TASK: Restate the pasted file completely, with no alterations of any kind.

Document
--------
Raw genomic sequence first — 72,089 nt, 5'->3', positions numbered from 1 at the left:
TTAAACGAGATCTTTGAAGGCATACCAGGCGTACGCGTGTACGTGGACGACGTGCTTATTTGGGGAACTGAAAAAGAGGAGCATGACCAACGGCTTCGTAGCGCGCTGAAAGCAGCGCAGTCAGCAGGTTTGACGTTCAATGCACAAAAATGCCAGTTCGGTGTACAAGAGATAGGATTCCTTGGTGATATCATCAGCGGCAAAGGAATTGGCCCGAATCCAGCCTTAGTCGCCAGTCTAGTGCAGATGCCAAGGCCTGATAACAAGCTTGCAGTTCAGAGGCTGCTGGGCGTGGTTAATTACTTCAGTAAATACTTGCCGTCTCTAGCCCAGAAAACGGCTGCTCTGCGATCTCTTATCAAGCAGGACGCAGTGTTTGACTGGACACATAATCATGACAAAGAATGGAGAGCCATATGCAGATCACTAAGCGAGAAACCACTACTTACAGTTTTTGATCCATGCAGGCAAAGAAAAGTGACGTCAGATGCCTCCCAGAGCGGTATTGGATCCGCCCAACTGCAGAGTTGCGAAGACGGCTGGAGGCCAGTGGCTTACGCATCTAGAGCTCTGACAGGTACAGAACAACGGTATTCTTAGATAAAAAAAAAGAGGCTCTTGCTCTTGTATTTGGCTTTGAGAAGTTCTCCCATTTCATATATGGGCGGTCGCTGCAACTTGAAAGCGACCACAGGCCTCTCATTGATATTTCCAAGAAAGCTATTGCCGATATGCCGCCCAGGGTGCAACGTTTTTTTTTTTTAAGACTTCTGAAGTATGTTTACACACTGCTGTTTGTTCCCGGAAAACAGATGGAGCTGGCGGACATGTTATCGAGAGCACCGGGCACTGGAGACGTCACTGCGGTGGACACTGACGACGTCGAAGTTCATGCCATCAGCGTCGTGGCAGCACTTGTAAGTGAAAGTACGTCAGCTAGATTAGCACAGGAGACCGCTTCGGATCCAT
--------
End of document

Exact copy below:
Raw genomic sequence first — 72,089 nt, 5'->3', positions numbered from 1 at the left:
TTAAACGAGATCTTTGAAGGCATACCAGGCGTACGCGTGTACGTGGACGACGTGCTTATTTGGGGAACTGAAAAAGAGGAGCATGACCAACGGCTTCGTAGCGCGCTGAAAGCAGCGCAGTCAGCAGGTTTGACGTTCAATGCACAAAAATGCCAGTTCGGTGTACAAGAGATAGGATTCCTTGGTGATATCATCAGCGGCAAAGGAATTGGCCCGAATCCAGCCTTAGTCGCCAGTCTAGTGCAGATGCCAAGGCCTGATAACAAGCTTGCAGTTCAGAGGCTGCTGGGCGTGGTTAATTACTTCAGTAAATACTTGCCGTCTCTAGCCCAGAAAACGGCTGCTCTGCGATCTCTTATCAAGCAGGACGCAGTGTTTGACTGGACACATAATCATGACAAAGAATGGAGAGCCATATGCAGATCACTAAGCGAGAAACCACTACTTACAGTTTTTGATCCATGCAGGCAAAGAAAAGTGACGTCAGATGCCTCCCAGAGCGGTATTGGATCCGCCCAACTGCAGAGTTGCGAAGACGGCTGGAGGCCAGTGGCTTACGCATCTAGAGCTCTGACAGGTACAGAACAACGGTATTCTTAGATAAAAAAAAAGAGGCTCTTGCTCTTGTATTTGGCTTTGAGAAGTTCTCCCATTTCATATATGGGCGGTCGCTGCAACTTGAAAGCGACCACAGGCCTCTCATTGATATTTCCAAGAAAGCTATTGCCGATATGCCGCCCAGGGTGCAACGTTTTTTTTTTTTAAGACTTCTGAAGTATGTTTACACACTGCTGTTTGTTCCCGGAAAACAGATGGAGCTGGCGGACATGTTATCGAGAGCACCGGGCACTGGAGACGTCACTGCGGTGGACACTGACGACGTCGAAGTTCATGCCATCAGCGTCGTGGCAGCACTTGTAAGTGAAAGTACGTCAGCTAGATTAGCACAGGAGACCGCTTCGGATCCAT